Pawlenty turning purple?

Minnesota Gov. Tim Pawlenty appears to be warming up to the idea of using public funds to help build a football stadium that would house the Vikings. Pawlenty said that some proceeds from a new lottery game could be a potential funding source.

Perhaps Minnesota Gov. Tim Pawlenty has seen the light.

For years, Minnesota's top executive has shown no interest in using public money to subsidize a football stadium to assure the Vikings' long-term future in the state. In a radio interview Wednesday, however, the governor came as close as he ever has to supporting the idea of using funds to help finance a stadium.

During his weekly radio address, Pawlenty said the state could use proceeds from a new lottery game to help fund a Vikings stadium, a game that would generate an estimated $12 million annually. Viking Update has mentioned in the past that, given the current salary cap in the NFL, state income tax on player salaries alone is between $15 million and $20 million a year, money that would be lost if the team was to relocate. That figure doesn't take into account the state taxes made off the salaries of the employees that work directly with the organization and others that are contract employees with the team.

The inclusion in a potential remedy for the current stadium gridlock comes as something of a surprise, since Pawlenty has been a staunch opponent of state funding for a stadium. The state has been able to skate by on the other two stadiums that have been constructed over the last couple of years. The University of Minnesota conducted a fundraising effort to help pay for its stadium and Hennepin County stepped in to impose a sales tax increase to pay for the new Twins stadium.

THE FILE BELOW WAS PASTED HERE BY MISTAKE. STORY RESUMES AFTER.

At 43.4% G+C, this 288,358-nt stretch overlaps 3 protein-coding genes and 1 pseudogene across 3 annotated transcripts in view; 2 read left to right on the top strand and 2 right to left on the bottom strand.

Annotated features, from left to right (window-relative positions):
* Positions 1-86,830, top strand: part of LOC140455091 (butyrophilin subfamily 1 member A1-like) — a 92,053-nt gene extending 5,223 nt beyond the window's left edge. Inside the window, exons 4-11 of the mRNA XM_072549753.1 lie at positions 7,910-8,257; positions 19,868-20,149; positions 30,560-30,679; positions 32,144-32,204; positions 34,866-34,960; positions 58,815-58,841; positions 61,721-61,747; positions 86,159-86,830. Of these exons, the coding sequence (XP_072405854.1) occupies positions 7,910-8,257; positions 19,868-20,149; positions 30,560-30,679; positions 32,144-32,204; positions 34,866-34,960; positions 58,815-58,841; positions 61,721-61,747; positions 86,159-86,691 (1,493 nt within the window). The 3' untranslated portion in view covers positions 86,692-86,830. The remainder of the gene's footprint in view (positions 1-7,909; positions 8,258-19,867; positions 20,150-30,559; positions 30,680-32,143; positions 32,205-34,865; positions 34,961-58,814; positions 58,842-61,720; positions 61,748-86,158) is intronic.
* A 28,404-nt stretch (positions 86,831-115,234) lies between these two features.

Pawlenty has been against proposals that would have the state construct a casino that would use profits to funds things like a Vikings stadium. Pawlenty said he also has looked at other potential funding sources, including tax increment financing. It is unclear how the new proposal will be received. With the State of Minnesota projecting a $1.2 billion shortfall this year, it's hard to imagine too many legislators will get Vikings fever, but it is encouraging to see that, after years of seemingly being on opposite sides of the fence, the governor appears willing to work with the Vikings on getting a stadium deal done at some point.


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